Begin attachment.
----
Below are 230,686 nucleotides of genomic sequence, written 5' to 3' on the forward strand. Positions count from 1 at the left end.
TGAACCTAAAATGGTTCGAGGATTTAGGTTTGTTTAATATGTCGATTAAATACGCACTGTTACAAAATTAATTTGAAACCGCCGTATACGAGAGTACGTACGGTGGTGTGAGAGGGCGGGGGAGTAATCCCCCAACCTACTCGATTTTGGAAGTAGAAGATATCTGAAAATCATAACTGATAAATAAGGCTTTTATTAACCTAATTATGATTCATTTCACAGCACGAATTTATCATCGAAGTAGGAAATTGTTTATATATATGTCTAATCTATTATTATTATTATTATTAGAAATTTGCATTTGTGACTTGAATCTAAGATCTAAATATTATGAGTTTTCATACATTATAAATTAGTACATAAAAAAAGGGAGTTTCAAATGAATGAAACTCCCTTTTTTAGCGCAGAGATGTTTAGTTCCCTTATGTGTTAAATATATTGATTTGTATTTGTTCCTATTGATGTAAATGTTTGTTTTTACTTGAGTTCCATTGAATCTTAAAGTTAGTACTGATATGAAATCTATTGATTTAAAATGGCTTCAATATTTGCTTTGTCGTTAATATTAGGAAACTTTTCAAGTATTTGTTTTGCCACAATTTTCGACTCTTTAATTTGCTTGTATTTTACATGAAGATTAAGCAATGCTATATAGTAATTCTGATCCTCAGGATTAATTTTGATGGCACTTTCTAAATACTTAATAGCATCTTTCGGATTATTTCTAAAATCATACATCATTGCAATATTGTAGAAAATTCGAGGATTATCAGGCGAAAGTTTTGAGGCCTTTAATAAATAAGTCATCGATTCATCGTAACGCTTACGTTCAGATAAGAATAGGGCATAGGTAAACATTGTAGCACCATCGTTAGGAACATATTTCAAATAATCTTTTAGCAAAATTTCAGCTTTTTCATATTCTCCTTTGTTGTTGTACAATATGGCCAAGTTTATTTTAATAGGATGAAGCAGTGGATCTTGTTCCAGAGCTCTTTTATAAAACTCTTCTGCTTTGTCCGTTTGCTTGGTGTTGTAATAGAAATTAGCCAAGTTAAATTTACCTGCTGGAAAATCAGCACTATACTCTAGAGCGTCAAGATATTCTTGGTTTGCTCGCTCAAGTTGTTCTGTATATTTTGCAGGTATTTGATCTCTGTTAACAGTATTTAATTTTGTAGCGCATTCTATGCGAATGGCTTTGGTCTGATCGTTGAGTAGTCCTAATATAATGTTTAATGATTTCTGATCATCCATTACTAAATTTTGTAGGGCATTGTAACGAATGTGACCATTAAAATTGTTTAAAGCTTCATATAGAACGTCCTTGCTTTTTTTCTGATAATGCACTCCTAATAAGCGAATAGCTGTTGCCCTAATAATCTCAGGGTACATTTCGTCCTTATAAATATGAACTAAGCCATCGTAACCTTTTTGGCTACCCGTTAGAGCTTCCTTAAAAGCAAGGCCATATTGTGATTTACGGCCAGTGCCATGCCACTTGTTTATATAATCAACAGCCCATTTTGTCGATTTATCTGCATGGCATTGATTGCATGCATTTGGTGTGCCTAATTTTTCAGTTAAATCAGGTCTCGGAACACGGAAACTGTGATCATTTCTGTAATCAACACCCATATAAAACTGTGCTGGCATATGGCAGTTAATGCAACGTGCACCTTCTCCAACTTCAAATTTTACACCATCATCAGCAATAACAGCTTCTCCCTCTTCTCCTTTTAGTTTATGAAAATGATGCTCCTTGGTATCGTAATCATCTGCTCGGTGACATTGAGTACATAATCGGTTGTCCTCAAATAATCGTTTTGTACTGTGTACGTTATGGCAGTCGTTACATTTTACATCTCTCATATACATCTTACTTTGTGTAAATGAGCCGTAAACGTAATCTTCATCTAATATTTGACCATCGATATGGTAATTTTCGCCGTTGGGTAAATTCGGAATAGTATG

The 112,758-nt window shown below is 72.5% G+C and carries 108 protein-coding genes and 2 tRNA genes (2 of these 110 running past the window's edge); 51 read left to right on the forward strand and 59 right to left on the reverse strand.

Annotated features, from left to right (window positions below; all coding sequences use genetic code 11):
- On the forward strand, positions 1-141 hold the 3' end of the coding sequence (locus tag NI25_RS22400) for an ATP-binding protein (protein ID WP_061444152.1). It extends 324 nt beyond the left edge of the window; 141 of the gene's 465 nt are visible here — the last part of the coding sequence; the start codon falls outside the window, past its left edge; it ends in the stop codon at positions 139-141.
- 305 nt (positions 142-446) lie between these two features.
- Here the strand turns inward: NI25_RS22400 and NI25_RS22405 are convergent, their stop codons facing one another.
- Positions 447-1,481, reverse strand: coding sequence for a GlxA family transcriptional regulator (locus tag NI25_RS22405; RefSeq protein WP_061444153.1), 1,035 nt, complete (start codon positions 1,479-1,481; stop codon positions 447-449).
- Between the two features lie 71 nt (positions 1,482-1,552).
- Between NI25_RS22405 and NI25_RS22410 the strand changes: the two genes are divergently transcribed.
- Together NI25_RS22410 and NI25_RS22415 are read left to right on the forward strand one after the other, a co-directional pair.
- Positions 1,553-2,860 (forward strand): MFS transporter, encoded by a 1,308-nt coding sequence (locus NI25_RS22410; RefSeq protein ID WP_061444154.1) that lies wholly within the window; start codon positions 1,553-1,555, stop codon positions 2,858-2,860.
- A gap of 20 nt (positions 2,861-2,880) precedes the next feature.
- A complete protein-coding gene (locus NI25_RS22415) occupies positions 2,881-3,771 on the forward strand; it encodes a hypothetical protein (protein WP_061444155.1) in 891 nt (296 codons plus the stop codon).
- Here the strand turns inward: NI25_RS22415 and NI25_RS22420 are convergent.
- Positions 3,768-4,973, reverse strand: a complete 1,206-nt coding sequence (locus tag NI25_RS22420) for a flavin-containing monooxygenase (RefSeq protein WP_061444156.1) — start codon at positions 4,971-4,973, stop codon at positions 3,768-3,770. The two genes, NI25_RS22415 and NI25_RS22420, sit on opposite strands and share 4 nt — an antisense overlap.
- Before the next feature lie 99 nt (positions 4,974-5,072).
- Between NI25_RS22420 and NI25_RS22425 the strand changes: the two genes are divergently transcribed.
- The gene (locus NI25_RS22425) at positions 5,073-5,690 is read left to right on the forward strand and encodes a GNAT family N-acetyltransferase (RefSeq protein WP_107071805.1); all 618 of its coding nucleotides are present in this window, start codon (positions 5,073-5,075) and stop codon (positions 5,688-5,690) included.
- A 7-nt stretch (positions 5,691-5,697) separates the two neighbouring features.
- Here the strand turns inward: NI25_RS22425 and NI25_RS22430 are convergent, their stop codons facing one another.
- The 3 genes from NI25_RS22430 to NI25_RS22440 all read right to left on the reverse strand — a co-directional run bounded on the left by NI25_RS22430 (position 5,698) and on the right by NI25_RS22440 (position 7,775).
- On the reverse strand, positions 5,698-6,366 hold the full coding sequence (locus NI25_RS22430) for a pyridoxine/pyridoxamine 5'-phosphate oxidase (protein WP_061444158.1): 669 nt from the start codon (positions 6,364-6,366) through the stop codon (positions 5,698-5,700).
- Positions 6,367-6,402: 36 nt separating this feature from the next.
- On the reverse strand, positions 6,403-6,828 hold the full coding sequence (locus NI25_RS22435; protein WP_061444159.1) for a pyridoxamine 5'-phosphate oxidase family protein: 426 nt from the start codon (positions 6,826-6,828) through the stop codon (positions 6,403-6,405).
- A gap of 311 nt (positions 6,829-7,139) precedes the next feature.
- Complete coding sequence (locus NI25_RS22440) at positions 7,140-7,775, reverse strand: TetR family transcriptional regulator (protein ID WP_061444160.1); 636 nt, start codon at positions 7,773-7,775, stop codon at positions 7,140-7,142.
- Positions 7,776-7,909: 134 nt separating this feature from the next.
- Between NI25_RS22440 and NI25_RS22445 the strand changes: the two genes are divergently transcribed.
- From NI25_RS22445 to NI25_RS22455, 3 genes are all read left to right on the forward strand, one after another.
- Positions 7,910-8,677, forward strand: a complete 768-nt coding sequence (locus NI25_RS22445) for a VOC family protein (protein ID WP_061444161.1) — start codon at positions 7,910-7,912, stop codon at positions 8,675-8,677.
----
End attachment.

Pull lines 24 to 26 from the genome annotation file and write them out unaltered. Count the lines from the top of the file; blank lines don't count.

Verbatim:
- Positions 6,367-6,402: 36 nt separating this feature from the next.
- On the reverse strand, positions 6,403-6,828 hold the full coding sequence (locus NI25_RS22435; protein WP_061444159.1) for a pyridoxamine 5'-phosphate oxidase family protein: 426 nt from the start codon (positions 6,826-6,828) through the stop codon (positions 6,403-6,405).
- A gap of 311 nt (positions 6,829-7,139) precedes the next feature.